Susan Hoffman Fishman and Leslie Sobel met in 2019 at a virtual “mixer” sponsored by SciArt Initiative for artists and scientists who either were already working together or who wanted to work together collaboratively. Hoffman and Sobel quickly determined that their mutual interests in water and the climate crisis overlapped. Looking for ways to collaborate, they applied for and were awarded a joint residency in 2021 during the height of the COVID pandemic at Planet Labs, a global satellite imaging company based in San Francisco. Planet had created its residency program to see what happened when artists were given access to their scientists and satellite resources. Because of COVID, the three-month residency ended up being entirely virtual.
Although each of them focused on satellite images of different phenomena—Susan with sinkholes around the Dead Sea and in Siberia and Leslie with Harmful Algae Bloom in Lake Erie and glacial melt in the Arctic—the artists felt that the work they were producing “could easily become a collaborative exhibition on the devastation happening to global bodies of water and the extraordinary beauty of that devastation.” This exhibition came to life at Stand4 in Brooklyn and will be on view through February 19th, 2024.
What drew you to sinkholes and glacial melt?
Susan Hoffman Fishman: When I started the residency, I knew I wanted to look at bodies of water that had been impacted by the climate crisis. I had heard that the Dead Sea was shrinking dramatically, so I decided to look at it first. What I found were changes that even the geologist I was working with was astonished by. After conducting extensive research, I learned that over 8000 sinkholes have developed along the coastline of the Sea, making it so dangerous that most former tourist areas are now inaccessible to the public. The significant loss of water in the Dead Sea has been caused by three factors – climate change that promoted evaporation on a much greater scale; the damning of the Jordan River that used to provide new water into the Sea; and, most importantly, large amounts of water taken from the Sea on a daily basis to extract minerals for Israel’s cosmetic industry. As the water along the shoreline retreats, the land where water once existed collapses into sinkholes.
Once I started working on sinkholes, I discovered that they are occurring in many other areas of the world, including in Siberia. Due to increasing temperatures from climate change, permafrost in the high latitudes is melting, causing methane, which has been stored for millions of years, under the permafrost, to be released. The methane explodes, creating thousands of sinkholes. Looking at the sinkholes via satellites, it became very clear to me both how much irreversible damage has been done to the Earth’s natural resources and the beauty of the devastation.
Leslie Sobel: I’ve focused for a long time on the effects of climate change on the development of Harmful Algae Bloom in bodies of water such as Lake Erie, which is located near where I live. Harmful Algae Blooms are an enormous problem worldwide, caused by the confluence of pollution/fertilizer run-off and climate change. They are both environmentally significant and oddly beautiful – becoming severe enough at times to shut down municipal water systems and kill animals.
I have also been especially interested in the high altitudes and how the climate crisis is causing extreme glacial melt. Glacial melt is already altering access to fresh water worldwide and will lead to significant sea level rise. During the Planet residency, I focused on these phenomena. My interest in both issues connects the deleterious effects of these conditions on people and ecosystems with compelling visual images. Because I have participated in a number of residencies in the high latitudes, including the Arctic, my work combines both what I have seen looking at satellite images as well as what I have experienced on the ground.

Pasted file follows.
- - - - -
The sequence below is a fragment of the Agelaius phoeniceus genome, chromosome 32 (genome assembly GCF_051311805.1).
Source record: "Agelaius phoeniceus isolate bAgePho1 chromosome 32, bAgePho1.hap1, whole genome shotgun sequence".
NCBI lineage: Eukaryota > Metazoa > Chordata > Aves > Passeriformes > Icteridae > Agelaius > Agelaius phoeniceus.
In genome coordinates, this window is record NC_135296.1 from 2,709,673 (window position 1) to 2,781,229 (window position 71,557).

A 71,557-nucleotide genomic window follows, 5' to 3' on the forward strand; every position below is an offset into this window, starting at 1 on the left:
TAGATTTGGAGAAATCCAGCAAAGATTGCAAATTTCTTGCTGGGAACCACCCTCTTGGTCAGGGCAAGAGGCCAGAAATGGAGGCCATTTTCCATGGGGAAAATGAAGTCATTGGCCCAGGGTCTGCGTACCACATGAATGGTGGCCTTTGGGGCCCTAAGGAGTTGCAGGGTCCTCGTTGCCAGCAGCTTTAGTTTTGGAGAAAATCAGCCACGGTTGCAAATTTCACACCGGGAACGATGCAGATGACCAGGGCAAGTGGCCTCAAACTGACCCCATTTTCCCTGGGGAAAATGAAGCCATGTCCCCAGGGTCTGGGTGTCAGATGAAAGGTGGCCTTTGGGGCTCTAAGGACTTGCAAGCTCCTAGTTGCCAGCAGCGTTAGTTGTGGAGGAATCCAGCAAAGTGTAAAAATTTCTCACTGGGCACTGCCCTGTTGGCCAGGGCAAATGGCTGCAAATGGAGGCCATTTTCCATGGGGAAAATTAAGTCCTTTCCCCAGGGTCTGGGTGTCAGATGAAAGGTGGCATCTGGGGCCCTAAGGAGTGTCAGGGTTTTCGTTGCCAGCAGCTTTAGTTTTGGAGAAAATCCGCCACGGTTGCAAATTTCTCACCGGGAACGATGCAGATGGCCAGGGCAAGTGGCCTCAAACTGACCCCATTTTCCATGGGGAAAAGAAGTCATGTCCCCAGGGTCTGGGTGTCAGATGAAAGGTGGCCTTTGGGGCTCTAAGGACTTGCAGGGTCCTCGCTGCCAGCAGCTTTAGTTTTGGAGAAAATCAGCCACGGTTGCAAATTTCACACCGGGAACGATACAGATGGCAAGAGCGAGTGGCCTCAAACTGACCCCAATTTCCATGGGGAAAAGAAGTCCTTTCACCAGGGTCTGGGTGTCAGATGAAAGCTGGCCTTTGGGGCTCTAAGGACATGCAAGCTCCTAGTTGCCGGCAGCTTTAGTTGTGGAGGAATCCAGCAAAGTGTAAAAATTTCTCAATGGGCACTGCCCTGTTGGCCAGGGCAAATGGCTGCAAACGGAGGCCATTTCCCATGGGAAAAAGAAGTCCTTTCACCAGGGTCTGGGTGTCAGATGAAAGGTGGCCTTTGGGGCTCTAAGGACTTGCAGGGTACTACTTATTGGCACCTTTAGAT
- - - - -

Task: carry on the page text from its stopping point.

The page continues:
Tell us a bit about what we will see in the show.
Susan Hoffman Fishman and Leslie Sobel: We have purposely hung the exhibition so that each of the gallery rooms contains both of our works. In the larger of the two main spaces are Susan’s two large mixed media paintings on paper, measuring 51” x 51,” depicting the sinkholes at the Dead Sea and the Siberian Taiga; her two 16” x 16” mixed media paintings on board, one of which is below and one of her five cyanotype scrolls of Siberian sinkholes These are in “conversation” with Leslie’s large mixed media painting (30” x 51”) of shrunken glaciers on paper and a small (12” x 12”) painting of Arctic black sands.
In the hallway and in the smaller gallery are Susan’s additional four cyanotype scrolls of Siberian sinkholes, her two artist books on desertification, and a triptych of the Dead Sea sinkholes. Leslie’s work in these spaces includes two artists’ books, a diptych on Harmful Algae Bloom, and five additional works on a panel of Harmful Algae Bloom and Glacial Melt.
Installation view of main gallery space @Stand4 Gallery. (L to R) Leslie Sobel, Isfjorden Used to Freeze Over, mixed media on Arches Oil, 30” x 51,” 2023; Susan Hoffman Fishman, The Earth is Breaking Beautifully VII, acrylic, oil pigment, satellite images, cyanotype and mixed media on paper, 51” x 51,” 2023; Susan Hoffman Fishman, The Earth is Breaking Beautifully: Siberian Taiga, acrylic, oil pigment, satellite images, cyanotype and mixed media on paper, 51” x 51,” 2023.
About Stand4 Gallery: Founded in January 2017 as an artist-run initiative, Stand4 Gallery and Community Art Center’s pursuit is to be alive and working towards a better world through the arts as an active medium of engagement. Stand4 serves as a generator of meaning, action, agency, collaboration, and social justice. Stand4 is meant to exist as a catalyst: a way to envision a more socially and environmentally just future.